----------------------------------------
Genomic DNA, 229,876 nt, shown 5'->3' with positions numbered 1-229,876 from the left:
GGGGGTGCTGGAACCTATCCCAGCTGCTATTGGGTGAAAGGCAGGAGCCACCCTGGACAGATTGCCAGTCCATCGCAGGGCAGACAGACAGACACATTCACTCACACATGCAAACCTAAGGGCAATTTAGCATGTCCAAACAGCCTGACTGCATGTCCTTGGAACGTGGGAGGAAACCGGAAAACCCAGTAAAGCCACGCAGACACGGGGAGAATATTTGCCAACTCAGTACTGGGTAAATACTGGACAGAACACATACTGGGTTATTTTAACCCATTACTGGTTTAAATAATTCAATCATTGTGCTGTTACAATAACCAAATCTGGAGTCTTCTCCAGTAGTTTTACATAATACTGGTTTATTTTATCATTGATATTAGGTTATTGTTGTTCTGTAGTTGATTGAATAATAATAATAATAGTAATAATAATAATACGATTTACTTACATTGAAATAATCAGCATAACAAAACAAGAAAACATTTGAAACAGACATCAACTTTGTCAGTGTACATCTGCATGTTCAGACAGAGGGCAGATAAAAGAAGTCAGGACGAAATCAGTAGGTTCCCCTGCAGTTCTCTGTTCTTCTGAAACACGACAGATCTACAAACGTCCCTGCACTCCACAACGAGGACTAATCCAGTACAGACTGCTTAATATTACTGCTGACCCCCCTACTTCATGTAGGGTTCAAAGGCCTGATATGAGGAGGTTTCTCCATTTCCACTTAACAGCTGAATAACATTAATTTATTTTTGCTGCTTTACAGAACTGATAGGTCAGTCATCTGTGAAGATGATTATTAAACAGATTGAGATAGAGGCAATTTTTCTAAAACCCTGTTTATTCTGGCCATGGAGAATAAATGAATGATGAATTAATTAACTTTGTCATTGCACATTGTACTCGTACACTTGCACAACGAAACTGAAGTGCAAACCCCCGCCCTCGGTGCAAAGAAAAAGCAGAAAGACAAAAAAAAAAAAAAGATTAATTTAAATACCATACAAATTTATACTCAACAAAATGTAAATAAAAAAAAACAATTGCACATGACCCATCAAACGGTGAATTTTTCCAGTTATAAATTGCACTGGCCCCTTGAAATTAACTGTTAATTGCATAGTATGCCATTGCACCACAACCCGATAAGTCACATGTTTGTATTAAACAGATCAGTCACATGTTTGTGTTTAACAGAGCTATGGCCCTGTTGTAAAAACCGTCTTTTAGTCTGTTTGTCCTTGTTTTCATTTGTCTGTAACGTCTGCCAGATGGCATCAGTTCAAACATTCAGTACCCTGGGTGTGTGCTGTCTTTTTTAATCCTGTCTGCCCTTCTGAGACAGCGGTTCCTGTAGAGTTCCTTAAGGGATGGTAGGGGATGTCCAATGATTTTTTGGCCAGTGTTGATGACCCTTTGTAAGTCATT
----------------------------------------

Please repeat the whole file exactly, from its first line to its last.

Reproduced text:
Genomic DNA, 229,876 nt, shown 5'->3' with positions numbered 1-229,876 from the left:
GGGGGTGCTGGAACCTATCCCAGCTGCTATTGGGTGAAAGGCAGGAGCCACCCTGGACAGATTGCCAGTCCATCGCAGGGCAGACAGACAGACACATTCACTCACACATGCAAACCTAAGGGCAATTTAGCATGTCCAAACAGCCTGACTGCATGTCCTTGGAACGTGGGAGGAAACCGGAAAACCCAGTAAAGCCACGCAGACACGGGGAGAATATTTGCCAACTCAGTACTGGGTAAATACTGGACAGAACACATACTGGGTTATTTTAACCCATTACTGGTTTAAATAATTCAATCATTGTGCTGTTACAATAACCAAATCTGGAGTCTTCTCCAGTAGTTTTACATAATACTGGTTTATTTTATCATTGATATTAGGTTATTGTTGTTCTGTAGTTGATTGAATAATAATAATAATAGTAATAATAATAATACGATTTACTTACATTGAAATAATCAGCATAACAAAACAAGAAAACATTTGAAACAGACATCAACTTTGTCAGTGTACATCTGCATGTTCAGACAGAGGGCAGATAAAAGAAGTCAGGACGAAATCAGTAGGTTCCCCTGCAGTTCTCTGTTCTTCTGAAACACGACAGATCTACAAACGTCCCTGCACTCCACAACGAGGACTAATCCAGTACAGACTGCTTAATATTACTGCTGACCCCCCTACTTCATGTAGGGTTCAAAGGCCTGATATGAGGAGGTTTCTCCATTTCCACTTAACAGCTGAATAACATTAATTTATTTTTGCTGCTTTACAGAACTGATAGGTCAGTCATCTGTGAAGATGATTATTAAACAGATTGAGATAGAGGCAATTTTTCTAAAACCCTGTTTATTCTGGCCATGGAGAATAAATGAATGATGAATTAATTAACTTTGTCATTGCACATTGTACTCGTACACTTGCACAACGAAACTGAAGTGCAAACCCCCGCCCTCGGTGCAAAGAAAAAGCAGAAAGACAAAAAAAAAAAAAAGATTAATTTAAATACCATACAAATTTATACTCAACAAAATGTAAATAAAAAAAAACAATTGCACATGACCCATCAAACGGTGAATTTTTCCAGTTATAAATTGCACTGGCCCCTTGAAATTAACTGTTAATTGCATAGTATGCCATTGCACCACAACCCGATAAGTCACATGTTTGTATTAAACAGATCAGTCACATGTTTGTGTTTAACAGAGCTATGGCCCTGTTGTAAAAACCGTCTTTTAGTCTGTTTGTCCTTGTTTTCATTTGTCTGTAACGTCTGCCAGATGGCATCAGTTCAAACATTCAGTACCCTGGGTGTGTGCTGTCTTTTTTAATCCTGTCTGCCCTTCTGAGACAGCGGTTCCTGTAGAGTTCCTTAAGGGATGGTAGGGGATGTCCAATGATTTTTTGGCCAGTGTTGATGACCCTTTGTAAGTCATT